Ian Muirhead, Chairman, SIFA
During periods of market uncertainty, investors often make a beeline for the perceived safety of bonds, cash, or gold – and, amid meagre returns on bonds and cash, demand for gold has increased. But is gold an appropriate asset for the typical investor?
- Gold is not necessarily suitable for private investors, although it could form a small part of a diversified multi-asset fund
- Gold bullion is expensive; a cheaper approach is to buy gold via an exchange-traded fund (ETF)
- Gold generates no income or interest, but does provide some protection against inflation
The traditional ‘safe havens’ in times of uncertainty for investment markets have been bonds, cash and gold. However, with bonds and cash currently offering negligible returns, concerns about Brexit, the economic slowdown in China and doubts about the strength of the US economy, professional investors are, perhaps unsurprisingly, favouring gold.
George Soros, the billionaire who famously ‘broke the Bank of England’ by betting against sterling in 1992, and who has a knack of calling markets, has been an enthusiastic buyer of the precious metal.
Meanwhile, the Royal Mint, the Government body which is responsible for “minting” Britain’s coins, is offering investors the opportunity to invest their pension pots in gold.
So, is gold a market in which typical investors should be interested? The answer, probably, is “no”, except to the extent that gold may form a small part of a well-diversified multi-asset fund.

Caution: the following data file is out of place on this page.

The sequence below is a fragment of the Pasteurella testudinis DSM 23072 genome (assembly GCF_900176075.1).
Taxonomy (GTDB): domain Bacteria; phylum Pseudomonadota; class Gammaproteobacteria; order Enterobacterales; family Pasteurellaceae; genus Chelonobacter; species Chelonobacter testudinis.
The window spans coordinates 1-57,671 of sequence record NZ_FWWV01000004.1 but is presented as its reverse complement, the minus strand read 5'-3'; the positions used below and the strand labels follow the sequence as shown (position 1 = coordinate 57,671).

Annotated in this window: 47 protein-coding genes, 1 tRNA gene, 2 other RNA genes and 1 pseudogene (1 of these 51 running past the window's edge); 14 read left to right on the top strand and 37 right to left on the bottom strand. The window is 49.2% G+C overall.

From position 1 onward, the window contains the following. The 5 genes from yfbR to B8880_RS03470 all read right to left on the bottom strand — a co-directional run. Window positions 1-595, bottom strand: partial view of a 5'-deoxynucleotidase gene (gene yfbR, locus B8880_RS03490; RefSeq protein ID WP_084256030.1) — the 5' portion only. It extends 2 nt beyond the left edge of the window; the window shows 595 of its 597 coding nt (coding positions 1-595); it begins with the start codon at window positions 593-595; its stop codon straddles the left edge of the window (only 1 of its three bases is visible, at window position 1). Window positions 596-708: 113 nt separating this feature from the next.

Buying gold in the form of bullion is expensive. There is a buyer’s premium of around 1.5%, and a 1% charge for selling. Then there is the cost of storage and insurance, costing perhaps £300 per year.
The alternative way of gaining access to the value of gold is via a security such as an Exchange Traded Fund (‘ETF’), which would carry a cost of just 0.25% plus platform charges and broker fees. An ETF could even be held in a self-invested pension plan. Indirect ways of investing in the value of the metal would be to buy shares in gold mines or bullion dealers.
And what about the return? Gold produces no interest and no income, and the only means of profiting is by means of capital gain – which will be subject to capital gains tax. However, gold does have the advantage of being a physical asset, and as such provides some protection against inflation.
Over the past 20 years, the gold price has risen by more than threefold, but gold bought at its peak in 2001 lost 25% of its value over the following five years.
These figures demonstrate the extreme volatility in the gold price and why it is a market for the professionals. Although stashing away a gold ingot may appeal to some squirreling instincts, gold ranks alongside fine wine and fine art and classic cars as an indulgence rather than an investment.